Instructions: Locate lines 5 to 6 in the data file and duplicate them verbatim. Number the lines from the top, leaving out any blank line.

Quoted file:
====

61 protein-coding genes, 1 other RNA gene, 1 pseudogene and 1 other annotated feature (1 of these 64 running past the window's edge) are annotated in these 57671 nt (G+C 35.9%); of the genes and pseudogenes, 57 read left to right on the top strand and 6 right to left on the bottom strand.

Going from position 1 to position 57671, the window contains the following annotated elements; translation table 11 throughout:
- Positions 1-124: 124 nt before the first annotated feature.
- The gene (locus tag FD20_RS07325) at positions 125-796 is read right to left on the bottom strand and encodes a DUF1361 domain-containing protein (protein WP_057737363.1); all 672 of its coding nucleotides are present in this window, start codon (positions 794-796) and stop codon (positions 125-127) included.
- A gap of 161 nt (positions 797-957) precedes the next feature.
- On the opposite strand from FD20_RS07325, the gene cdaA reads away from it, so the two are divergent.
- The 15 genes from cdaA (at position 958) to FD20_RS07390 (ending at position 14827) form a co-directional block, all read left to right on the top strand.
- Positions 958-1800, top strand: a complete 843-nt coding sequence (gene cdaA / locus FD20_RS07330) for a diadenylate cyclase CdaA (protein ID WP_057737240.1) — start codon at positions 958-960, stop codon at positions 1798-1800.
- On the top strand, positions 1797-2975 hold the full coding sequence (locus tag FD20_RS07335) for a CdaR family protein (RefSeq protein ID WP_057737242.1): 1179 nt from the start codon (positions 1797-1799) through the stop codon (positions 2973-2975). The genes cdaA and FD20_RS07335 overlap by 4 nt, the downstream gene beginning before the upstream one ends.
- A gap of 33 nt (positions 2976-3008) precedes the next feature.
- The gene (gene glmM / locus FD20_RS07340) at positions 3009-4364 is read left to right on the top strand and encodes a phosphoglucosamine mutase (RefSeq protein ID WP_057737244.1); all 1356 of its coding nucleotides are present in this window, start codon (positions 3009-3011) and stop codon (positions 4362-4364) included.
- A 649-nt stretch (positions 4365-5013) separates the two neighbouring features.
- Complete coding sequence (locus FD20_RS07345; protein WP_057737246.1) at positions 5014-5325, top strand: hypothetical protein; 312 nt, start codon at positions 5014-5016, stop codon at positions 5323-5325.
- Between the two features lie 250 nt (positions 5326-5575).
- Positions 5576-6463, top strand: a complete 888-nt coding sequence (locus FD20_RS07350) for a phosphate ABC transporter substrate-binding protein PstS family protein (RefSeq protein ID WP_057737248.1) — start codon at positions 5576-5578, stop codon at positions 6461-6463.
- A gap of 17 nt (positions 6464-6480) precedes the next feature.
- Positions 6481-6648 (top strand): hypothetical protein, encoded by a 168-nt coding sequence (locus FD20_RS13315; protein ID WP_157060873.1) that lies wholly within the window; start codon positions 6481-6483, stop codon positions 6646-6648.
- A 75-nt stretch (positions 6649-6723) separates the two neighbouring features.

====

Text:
- A gap of 161 nt (positions 797-957) precedes the next feature.
- On the opposite strand from FD20_RS07325, the gene cdaA reads away from it, so the two are divergent.